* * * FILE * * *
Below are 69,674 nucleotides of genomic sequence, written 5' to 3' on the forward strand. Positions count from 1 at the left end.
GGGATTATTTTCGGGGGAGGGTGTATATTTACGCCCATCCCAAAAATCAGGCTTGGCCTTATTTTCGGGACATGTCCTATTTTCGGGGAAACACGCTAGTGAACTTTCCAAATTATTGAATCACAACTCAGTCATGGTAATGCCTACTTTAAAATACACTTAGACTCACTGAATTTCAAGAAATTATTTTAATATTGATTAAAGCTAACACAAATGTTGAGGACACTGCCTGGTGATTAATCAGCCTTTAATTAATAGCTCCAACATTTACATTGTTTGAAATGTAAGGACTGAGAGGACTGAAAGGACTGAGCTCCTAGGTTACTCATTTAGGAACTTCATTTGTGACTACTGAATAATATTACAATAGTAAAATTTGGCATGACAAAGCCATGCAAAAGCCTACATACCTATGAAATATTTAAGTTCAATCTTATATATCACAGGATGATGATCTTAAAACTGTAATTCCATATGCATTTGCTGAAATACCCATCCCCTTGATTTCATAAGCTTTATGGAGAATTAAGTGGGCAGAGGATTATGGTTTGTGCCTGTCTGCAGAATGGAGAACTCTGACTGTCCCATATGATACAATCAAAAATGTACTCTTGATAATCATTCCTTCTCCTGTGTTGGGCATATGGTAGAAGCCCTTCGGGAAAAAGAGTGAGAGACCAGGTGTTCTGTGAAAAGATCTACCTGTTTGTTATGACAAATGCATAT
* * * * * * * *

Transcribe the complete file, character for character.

Below are 69,674 nucleotides of genomic sequence, written 5' to 3' on the forward strand. Positions count from 1 at the left end.
GGGATTATTTTCGGGGGAGGGTGTATATTTACGCCCATCCCAAAAATCAGGCTTGGCCTTATTTTCGGGACATGTCCTATTTTCGGGGAAACACGCTAGTGAACTTTCCAAATTATTGAATCACAACTCAGTCATGGTAATGCCTACTTTAAAATACACTTAGACTCACTGAATTTCAAGAAATTATTTTAATATTGATTAAAGCTAACACAAATGTTGAGGACACTGCCTGGTGATTAATCAGCCTTTAATTAATAGCTCCAACATTTACATTGTTTGAAATGTAAGGACTGAGAGGACTGAAAGGACTGAGCTCCTAGGTTACTCATTTAGGAACTTCATTTGTGACTACTGAATAATATTACAATAGTAAAATTTGGCATGACAAAGCCATGCAAAAGCCTACATACCTATGAAATATTTAAGTTCAATCTTATATATCACAGGATGATGATCTTAAAACTGTAATTCCATATGCATTTGCTGAAATACCCATCCCCTTGATTTCATAAGCTTTATGGAGAATTAAGTGGGCAGAGGATTATGGTTTGTGCCTGTCTGCAGAATGGAGAACTCTGACTGTCCCATATGATACAATCAAAAATGTACTCTTGATAATCATTCCTTCTCCTGTGTTGGGCATATGGTAGAAGCCCTTCGGGAAAAAGAGTGAGAGACCAGGTGTTCTGTGAAAAGATCTACCTGTTTGTTATGACAAATGCATAT